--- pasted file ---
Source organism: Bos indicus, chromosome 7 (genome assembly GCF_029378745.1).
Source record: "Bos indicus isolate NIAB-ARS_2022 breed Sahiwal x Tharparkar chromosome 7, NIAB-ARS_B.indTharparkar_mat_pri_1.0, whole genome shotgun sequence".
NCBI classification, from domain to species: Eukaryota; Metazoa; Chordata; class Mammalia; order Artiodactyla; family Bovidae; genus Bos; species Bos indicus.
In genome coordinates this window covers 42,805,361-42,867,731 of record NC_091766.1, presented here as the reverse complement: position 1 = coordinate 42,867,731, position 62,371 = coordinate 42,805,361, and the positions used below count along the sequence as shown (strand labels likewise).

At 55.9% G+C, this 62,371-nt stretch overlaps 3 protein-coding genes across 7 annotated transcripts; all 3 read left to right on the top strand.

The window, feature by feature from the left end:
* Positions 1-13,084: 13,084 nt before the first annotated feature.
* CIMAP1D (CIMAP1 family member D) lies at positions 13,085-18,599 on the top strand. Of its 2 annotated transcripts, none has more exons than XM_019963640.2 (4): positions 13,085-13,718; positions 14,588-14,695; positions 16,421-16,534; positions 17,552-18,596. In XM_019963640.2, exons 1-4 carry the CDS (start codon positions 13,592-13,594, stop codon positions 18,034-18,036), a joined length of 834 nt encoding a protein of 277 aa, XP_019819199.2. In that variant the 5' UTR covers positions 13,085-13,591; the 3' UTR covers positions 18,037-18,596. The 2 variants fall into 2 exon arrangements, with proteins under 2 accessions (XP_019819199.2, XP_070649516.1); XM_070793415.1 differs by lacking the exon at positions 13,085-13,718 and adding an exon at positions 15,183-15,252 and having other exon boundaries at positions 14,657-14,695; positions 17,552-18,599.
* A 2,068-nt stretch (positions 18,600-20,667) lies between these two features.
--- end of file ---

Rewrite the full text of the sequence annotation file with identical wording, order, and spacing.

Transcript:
Source organism: Bos indicus, chromosome 7 (genome assembly GCF_029378745.1).
Source record: "Bos indicus isolate NIAB-ARS_2022 breed Sahiwal x Tharparkar chromosome 7, NIAB-ARS_B.indTharparkar_mat_pri_1.0, whole genome shotgun sequence".
NCBI classification, from domain to species: Eukaryota; Metazoa; Chordata; class Mammalia; order Artiodactyla; family Bovidae; genus Bos; species Bos indicus.
In genome coordinates this window covers 42,805,361-42,867,731 of record NC_091766.1, presented here as the reverse complement: position 1 = coordinate 42,867,731, position 62,371 = coordinate 42,805,361, and the positions used below count along the sequence as shown (strand labels likewise).

At 55.9% G+C, this 62,371-nt stretch overlaps 3 protein-coding genes across 7 annotated transcripts; all 3 read left to right on the top strand.

The window, feature by feature from the left end:
* Positions 1-13,084: 13,084 nt before the first annotated feature.
* CIMAP1D (CIMAP1 family member D) lies at positions 13,085-18,599 on the top strand. Of its 2 annotated transcripts, none has more exons than XM_019963640.2 (4): positions 13,085-13,718; positions 14,588-14,695; positions 16,421-16,534; positions 17,552-18,596. In XM_019963640.2, exons 1-4 carry the CDS (start codon positions 13,592-13,594, stop codon positions 18,034-18,036), a joined length of 834 nt encoding a protein of 277 aa, XP_019819199.2. In that variant the 5' UTR covers positions 13,085-13,591; the 3' UTR covers positions 18,037-18,596. The 2 variants fall into 2 exon arrangements, with proteins under 2 accessions (XP_019819199.2, XP_070649516.1); XM_070793415.1 differs by lacking the exon at positions 13,085-13,718 and adding an exon at positions 15,183-15,252 and having other exon boundaries at positions 14,657-14,695; positions 17,552-18,599.
* A 2,068-nt stretch (positions 18,600-20,667) lies between these two features.